First off, let's not get carried away with any sad violin symphony for fans of the San Jose Sharks. These are fans who have been treated an an awful lot of wins in the past 20 years. The Sharks have six division titles since 2002 and have missed the playoffs only once since 1997. They have already clinched a playoff berth for this spring and might win another division crown.
I have a friend from Portland named Arian Durst, however, who gets a little morose this time of year. He's like me, or at least like the old me, when I grew up a big Boston Red Sox Fan. While the Sharks are cruising to another playoff appearance, Arian is wondering: What's gonna go wrong this time?
The Stanley Cup visited the Oregon Historical Society the other day, and Arian posed with it for a picture. A frown was etched on his face.
"I've become so desensitized to it that the regular season and even the first two rounds mean nothing to me, honestly," he said. "There's just been so many failures with everything, on paper in place, that anything less than a trip to the Stanley Cup Finals seems like just another failure."
Durst doesn't get much sympathy from his wife, Erin, though. She loves him and all, but she's a Colorado transplant and can't help herself when people ask every year why there is a Sharks ornament on the family Christmas tree and none for her team, the Avalanche.
"I say 'I don't need an ornament. I have two championships from MY team,' " Erin says.
Can the Sharks of 2014 be the Red Sox of 2004? Can they finally stop choking in the playoffs and win the big one?
Like I said, let's not get carried away. The Sharks have only been a franchise since 1991. The Red Sox went 86 YEARS without winning a championship. The St. Louis Blues have been in the NHL since 1967 and still haven't won a Cup. The Vancouver Canucks are a 44-year-old franchise, still without a ring.
The Buffalo Bills. Fans of all Cleveland teams. There are others who have suffered more.
Still, the "Sharks and their history of playoff futility" has become a thing. A big, fat, elephant-in-the-room thing.
They won four straight Pacific Division titles from 2008-11, posting point totals of 108, 117, 113 and 105. They made it to the Western Conference finals in those last two seasons, and everyone in Silicon Valley went in feeling good about their chances—having come off conference semifinal wins both times against the Original Six Detroit Red Wings.
The Sharks won one game in those two series, against Chicago and Vancouver.
San Jose swept Vancouver in the first round last season, getting everybody all excited again. Then they lost in seven games to the hated Los Angeles Kings.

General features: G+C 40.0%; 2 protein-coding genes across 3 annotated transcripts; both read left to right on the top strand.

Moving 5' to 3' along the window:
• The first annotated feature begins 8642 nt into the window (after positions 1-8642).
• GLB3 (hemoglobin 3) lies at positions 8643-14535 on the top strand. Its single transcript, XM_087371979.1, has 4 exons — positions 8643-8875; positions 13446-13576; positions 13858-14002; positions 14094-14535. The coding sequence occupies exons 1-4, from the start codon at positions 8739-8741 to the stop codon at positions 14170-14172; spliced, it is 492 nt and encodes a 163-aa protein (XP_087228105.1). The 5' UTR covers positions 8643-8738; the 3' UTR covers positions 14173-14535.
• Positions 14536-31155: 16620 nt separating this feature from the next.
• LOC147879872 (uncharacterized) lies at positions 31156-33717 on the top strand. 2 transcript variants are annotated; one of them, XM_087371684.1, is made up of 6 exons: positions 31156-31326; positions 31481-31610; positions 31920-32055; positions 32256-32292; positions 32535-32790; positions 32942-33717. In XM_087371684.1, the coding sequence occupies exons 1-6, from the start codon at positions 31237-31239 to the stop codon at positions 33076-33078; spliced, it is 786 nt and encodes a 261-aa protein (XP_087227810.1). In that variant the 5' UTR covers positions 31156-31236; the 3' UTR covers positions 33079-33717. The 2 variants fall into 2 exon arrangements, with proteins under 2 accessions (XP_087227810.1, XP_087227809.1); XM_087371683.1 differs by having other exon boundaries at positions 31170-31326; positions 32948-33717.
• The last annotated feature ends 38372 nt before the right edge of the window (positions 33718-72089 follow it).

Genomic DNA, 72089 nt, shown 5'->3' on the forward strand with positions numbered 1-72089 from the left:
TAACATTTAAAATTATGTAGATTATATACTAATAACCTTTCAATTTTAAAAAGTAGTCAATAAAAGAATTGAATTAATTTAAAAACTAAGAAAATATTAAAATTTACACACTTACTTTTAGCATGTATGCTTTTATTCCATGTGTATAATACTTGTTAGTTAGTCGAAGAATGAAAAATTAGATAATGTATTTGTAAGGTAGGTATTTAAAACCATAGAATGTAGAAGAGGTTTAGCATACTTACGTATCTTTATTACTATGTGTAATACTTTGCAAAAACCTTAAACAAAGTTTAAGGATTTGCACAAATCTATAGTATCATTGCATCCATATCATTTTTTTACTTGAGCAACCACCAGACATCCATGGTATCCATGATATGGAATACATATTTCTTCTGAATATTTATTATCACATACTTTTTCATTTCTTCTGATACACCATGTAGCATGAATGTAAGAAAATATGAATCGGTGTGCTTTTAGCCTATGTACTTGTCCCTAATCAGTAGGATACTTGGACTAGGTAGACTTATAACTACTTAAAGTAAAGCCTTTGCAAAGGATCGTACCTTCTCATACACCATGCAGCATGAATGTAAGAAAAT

Despite losing to the Avalanche on Saturday (advantage, Erin), the Sharks clinched another playoff berth. They have 103 points, a plus-48 goal differential (232-184) and, at the very least, home-ice advantage locked up in any first-round playoff potential series (probably against the likely-third-seeded Kings, as Anaheim is a point ahead with two games in hand).
So, time to get excited, right?
Will this finally be the year for the Sharks to win it all?
I mean, this team can do it! Joe Thornton, Patrick Marleau, Joe Pavelski, Logan Couture, Antti Niemi. The talent is there; the pieces are in place! This is a very good team. San Jose does so many of the fundamentals right, which should translate well to playoff hockey. Let's start with faceoffs: the Sharks lead the league winning draws, at 53.1 percent. Puck possession matters all the time, but it matters even more in a best-of-seven playoff series.
The Sharks also kill penalties very well. Their 84.3 percentage is seventh-best in the league and second-best in the Western Conference, behind only St. Louis. San Jose is the fifth-stingiest team in the NHL when it comes to shots on goal allowed, at 27.7.
Meanwhile, the Sharks average the most shots on goal in the league, at 35 per game. These are great numbers!
The law of averages have to balance out eventually. This really could be the year for the Sharks based on all those numbers, right? Right??
"Fool me once, shame on you; fool me twice, etc." Arian Durst said.
Adrian Dater has covered the NHL since 1995 for The Denver Post. Follow him on Twitter @Adater